PO027 Qualitative (Q) and semiquantitative (SQ) brain 18FFDG PET analyses in primary progressive aphasia (PPA) variants S. Nuvoli2, M.R. Piras1, S. Contu2, B.L.J. Pung2, G. Tanda2, A. Marongiu2, A. Spanu2, G. Madeddu2 1Unit of Neurology, Department of Medical, Surgical and Experimental Sciences, University of Sassari, Sassari, Italy. 2Unit of Nuclear Medicine. DPT of Medical, Surgical and Experimental Sciences. University of Sassari, Sassari, Italy Background-aim: The differential diagnosis of PPA variants represents a critical problem since logopenic aphasia (LPA) might progress to Alzheimer disease (AD) and progressive non-fluent aphasia (PNFA) and semantic variant (SVA) to fronto-temporal dementia (FTD). We evaluated the usefulness of both Q and SQ analyses of 18F-FDG PET images in the differentiation of PPA variants. Methods: We retrospectively enrolled 35 consecutive patients, 18 with clinical symptoms of aphasia but with normal MMSE and with unclear classification of PPA variants (Group A); 17 patients with clinical and MMSE signs attributable to PPA and with mixed symptoms for early AD and FTD (Group B). All patients underwent brain 18F-FDG PET/CT analyzing the images by both Q and QL methods, the latter using an automated analysis program that produces brain metabolic z score region map, and comparing each patient with age matched control group. Results: Q analysis visualized hypometabolism areas of different degree, irregularly widespread or localized in different cortical regions, in most cases bilaterally and in prevalence in the left hemisphere. SQ analysis evidenced z score highest value in different areas permitting to identify those with the major pathological involvement. In particular, in Group A patients, Q and QL analyses were concordant to achieve a correct diagnosis in 8/18 (44.4%) cases as 4 LPA and 4 PNFA. In the other 10/18 (55.6%) patients, only SQ analysis could be useful for the most appropriate diagnosis as LPA in 5 cases and as PNFA in the remaining five cases, one of the latter wrongly classified as LPA at Q analysis. In Group B patients, both analyses were concordant in 9 (52.9%) patients classifying 5/17 cases as PNFA and 4/17 cases as LPA. In other 4/17 patients with difficulties in discriminating LPA from PNFA at Q analysis, a correct classification of PNFA could be permitted only by SQ analysis. Moreover, in 1 of 17 cases, SQ was able to change the classification from LPA to PNFA as well as it could permit to classify as SVA a further 1 of 17 cases not clarified by Q analysis. Furthermore, only SQ could suggest the diagnosis of PNFA in the remaining 2/17 cases. Finally, in the patients classified as PNFA or SVA, also based on clinical and MMSE signs, a progression to FTD could be hypothesized, while in those patients classified as LPA a relation to AD could be suggested. Conclusions: This study seems to confirm the usefulness of FDGPET in diagnosing PPA variants already in an early stage as well as in suggesting the development in FTD or AD in uncertain cases. SQ analysis proved to give a significantly increment of Q analysis performance in our cases, permitting to achieve the most appropriate disease classification, thus suggesting that the combined use of the two procedures of analysis represents the most valid tool for the best interpretation of FDG-PET images in PPA patients. A larger series of cases monitored in a long clinical and instrumental follow up are necessary to confirm these data.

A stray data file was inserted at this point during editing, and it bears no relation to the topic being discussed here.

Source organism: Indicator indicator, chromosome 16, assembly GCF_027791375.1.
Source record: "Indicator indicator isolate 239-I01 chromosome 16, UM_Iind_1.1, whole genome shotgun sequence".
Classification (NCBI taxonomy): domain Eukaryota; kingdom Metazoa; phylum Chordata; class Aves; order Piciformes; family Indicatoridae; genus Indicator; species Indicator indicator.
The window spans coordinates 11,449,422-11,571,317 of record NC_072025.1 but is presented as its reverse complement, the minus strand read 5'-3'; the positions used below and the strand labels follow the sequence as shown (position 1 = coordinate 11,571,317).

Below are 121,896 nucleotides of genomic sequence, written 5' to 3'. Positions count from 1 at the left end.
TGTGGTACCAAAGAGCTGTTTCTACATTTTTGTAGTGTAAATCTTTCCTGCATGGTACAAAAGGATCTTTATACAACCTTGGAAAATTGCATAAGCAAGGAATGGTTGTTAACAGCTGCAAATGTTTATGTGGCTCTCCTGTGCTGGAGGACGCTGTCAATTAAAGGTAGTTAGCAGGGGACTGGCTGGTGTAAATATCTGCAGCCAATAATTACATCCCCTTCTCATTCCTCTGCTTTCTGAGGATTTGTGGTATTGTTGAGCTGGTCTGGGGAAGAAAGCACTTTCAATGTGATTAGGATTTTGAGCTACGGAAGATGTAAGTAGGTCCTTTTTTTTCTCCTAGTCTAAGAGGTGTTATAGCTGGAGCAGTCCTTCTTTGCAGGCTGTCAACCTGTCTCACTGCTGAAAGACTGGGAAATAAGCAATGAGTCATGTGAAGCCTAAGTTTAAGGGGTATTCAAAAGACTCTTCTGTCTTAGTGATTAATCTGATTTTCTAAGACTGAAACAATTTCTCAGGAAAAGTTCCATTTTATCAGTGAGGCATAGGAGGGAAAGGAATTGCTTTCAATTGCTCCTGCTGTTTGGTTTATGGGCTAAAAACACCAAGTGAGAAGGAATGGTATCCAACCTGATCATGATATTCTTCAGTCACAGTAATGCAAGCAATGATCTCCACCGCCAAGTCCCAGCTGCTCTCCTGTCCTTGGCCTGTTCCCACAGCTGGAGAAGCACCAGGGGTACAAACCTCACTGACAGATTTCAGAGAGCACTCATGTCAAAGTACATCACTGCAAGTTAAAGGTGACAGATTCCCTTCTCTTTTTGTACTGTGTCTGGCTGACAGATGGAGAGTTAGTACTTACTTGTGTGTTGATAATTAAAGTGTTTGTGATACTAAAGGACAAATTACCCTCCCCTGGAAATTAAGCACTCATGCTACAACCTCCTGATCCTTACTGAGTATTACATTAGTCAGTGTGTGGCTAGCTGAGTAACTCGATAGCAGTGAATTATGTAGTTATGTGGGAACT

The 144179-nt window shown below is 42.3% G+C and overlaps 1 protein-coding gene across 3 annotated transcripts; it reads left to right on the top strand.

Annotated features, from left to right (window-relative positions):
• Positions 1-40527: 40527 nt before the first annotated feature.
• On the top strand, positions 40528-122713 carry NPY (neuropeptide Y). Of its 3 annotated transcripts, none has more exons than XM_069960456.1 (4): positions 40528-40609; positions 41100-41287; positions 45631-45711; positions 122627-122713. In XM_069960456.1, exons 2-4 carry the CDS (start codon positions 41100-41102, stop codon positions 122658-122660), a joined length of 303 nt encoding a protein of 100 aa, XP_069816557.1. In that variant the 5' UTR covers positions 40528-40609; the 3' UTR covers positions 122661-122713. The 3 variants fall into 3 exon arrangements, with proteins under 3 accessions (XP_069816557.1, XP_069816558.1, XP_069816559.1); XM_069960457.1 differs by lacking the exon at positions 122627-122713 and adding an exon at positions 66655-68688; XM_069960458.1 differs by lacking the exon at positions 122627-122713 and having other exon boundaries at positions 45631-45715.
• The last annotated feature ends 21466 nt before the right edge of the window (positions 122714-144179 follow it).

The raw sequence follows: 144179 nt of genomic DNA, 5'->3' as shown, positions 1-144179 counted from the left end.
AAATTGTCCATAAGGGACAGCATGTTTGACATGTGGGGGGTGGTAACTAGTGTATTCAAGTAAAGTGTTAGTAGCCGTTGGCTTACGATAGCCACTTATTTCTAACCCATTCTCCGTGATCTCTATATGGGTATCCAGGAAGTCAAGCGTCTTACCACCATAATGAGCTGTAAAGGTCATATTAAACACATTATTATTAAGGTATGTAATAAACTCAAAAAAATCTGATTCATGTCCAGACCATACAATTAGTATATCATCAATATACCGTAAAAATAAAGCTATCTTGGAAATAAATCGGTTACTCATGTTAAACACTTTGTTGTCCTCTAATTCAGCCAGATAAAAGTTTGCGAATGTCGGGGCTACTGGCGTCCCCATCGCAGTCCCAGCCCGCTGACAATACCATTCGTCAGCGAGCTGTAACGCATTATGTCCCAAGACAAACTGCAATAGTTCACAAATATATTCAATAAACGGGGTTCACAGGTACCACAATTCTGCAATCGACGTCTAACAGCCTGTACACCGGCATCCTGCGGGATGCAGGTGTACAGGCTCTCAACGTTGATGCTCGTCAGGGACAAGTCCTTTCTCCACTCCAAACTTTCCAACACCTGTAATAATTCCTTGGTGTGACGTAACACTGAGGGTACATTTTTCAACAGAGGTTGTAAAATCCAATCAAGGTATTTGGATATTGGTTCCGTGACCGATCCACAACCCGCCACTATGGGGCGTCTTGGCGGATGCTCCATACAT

Qualitative (Q) and semiquantitative (SQ) brain 18FFDG PET analyses in primary progressive aphasia (PPA) variants / Nuvoli, Susanna Maria Francesca; Piras, Maria Rita; Contu, Silvia; Pung, B. L. J.; Tanda, Giovanna; Marongiu, Andrea; Spanu, Angela; Madeddu, Giuseppe. - In: CLINICAL AND TRANSLATIONAL IMAGING. - ISSN 2281-7565. - 7:Suppl 1(2019), pp. S31PO027-S31PO027.
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Utilizza questo identificativo per citare o creare un link a questo documento: http://hdl.handle.net/11388/220807